FRB looking to get stronger....
OH...and if you wonder what exactly they do here is a start point:
US plans finance system overhaul
The US Treasury is set to reveal its blueprint for the biggest overhaul of regulation of the financial sector since the 1930s.
Critics have said that the credit crunch and resultant market turmoil made a strong case for change.
But Treasury Secretary Henry Paulson is expected to reject claims that existing regulations have led to the turmoil.
The government says the proposals are an effort help US firms become more competitive in the global economy.
"Despite the fact that there will be a temptation to view this through a lens of what is happening now in credit markets, this has been a process that has been going on for a year," said Treasury Assistant Secretary David Nason.
"These are very complex issues that require a serious amount of debate."
The plans are expected to propose giving sweeping powers to the Federal Reserve - enabling it to tackle the kind of turmoil that is currently hitting financial markets.
Under the proposals, the Fed would become "market stability regulator" - allowing it to examine the books of any financial institution deemed to potentially threaten the stability of the financial system.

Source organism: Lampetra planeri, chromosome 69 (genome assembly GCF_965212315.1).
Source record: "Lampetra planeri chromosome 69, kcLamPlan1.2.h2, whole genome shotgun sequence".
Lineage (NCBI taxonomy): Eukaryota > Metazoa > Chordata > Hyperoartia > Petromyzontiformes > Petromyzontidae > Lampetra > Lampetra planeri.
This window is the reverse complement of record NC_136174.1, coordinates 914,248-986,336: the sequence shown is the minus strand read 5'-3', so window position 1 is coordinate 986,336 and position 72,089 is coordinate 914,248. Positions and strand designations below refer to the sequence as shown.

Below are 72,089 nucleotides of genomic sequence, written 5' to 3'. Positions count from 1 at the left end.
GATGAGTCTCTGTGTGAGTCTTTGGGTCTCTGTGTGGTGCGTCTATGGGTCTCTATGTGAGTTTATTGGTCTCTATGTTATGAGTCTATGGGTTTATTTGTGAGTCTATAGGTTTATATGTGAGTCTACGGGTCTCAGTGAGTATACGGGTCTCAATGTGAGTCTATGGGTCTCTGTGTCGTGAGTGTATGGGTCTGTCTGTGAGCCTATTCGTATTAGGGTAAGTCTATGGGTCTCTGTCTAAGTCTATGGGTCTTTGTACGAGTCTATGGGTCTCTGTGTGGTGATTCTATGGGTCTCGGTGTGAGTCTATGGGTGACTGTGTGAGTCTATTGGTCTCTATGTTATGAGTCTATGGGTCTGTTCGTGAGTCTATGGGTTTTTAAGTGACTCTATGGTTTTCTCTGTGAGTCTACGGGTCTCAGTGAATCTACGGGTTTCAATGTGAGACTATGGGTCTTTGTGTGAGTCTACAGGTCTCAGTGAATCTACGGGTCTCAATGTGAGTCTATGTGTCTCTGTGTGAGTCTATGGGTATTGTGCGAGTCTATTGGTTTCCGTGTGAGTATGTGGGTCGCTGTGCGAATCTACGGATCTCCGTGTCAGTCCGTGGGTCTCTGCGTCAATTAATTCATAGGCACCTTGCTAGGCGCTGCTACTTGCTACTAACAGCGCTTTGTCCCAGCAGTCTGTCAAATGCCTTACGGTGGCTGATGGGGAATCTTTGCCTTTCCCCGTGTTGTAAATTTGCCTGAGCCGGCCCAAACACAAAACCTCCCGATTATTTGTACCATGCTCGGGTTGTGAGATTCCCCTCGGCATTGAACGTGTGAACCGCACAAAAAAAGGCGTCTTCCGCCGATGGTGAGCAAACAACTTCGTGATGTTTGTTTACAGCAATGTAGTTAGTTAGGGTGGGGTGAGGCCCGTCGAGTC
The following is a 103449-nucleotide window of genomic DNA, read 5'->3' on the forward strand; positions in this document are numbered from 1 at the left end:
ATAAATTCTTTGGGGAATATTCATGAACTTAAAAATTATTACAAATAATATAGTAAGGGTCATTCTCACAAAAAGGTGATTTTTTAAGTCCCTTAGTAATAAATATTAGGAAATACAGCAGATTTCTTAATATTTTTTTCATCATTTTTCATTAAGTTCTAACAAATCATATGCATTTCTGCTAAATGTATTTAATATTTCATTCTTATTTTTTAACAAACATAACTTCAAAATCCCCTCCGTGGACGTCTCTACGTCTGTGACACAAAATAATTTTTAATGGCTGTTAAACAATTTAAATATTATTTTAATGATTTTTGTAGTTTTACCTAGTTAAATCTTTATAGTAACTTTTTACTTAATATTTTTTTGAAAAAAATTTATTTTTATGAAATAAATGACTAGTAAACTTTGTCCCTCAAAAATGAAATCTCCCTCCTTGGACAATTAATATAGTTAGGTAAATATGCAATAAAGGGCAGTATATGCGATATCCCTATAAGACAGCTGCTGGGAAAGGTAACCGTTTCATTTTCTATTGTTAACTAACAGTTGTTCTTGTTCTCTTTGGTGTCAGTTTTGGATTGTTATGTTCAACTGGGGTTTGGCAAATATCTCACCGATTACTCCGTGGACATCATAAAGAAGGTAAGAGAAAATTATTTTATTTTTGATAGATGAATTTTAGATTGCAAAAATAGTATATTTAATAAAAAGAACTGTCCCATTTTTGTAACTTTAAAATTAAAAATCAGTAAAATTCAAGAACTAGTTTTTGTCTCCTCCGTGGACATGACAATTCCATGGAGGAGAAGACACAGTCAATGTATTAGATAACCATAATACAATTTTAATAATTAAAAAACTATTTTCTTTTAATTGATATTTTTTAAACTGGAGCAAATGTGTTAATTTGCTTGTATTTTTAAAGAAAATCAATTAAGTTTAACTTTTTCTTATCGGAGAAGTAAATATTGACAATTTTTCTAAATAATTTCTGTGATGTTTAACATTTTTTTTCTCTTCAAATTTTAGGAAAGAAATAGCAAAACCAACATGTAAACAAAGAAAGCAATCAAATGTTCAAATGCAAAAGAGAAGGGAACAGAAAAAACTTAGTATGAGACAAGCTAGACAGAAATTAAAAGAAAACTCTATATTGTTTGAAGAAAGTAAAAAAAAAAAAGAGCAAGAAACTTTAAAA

It is also expected that the overhaul will see a new organisation set up to take over the role of the five separate banking regulators.
A body to regulate business conduct and consumer protection
is also likely to be proposed.
Among other measures expected is the creation of a commission to establish stricter criteria for firms involved in the mortgage market.
The review into the sector began early in 2007 after the financial services industry complained that over-regulation from Washington meant US firms were not as globally competitive as they could be.
Before travelling to Europe, President George W Bush said that he wanted congress to pass several pieces of legislation which he saw as "vital priorities".
These included housing law which would enable more homeowners who were battling to meet mortgage payments to refinance their loans.
Story from BBC NEWS: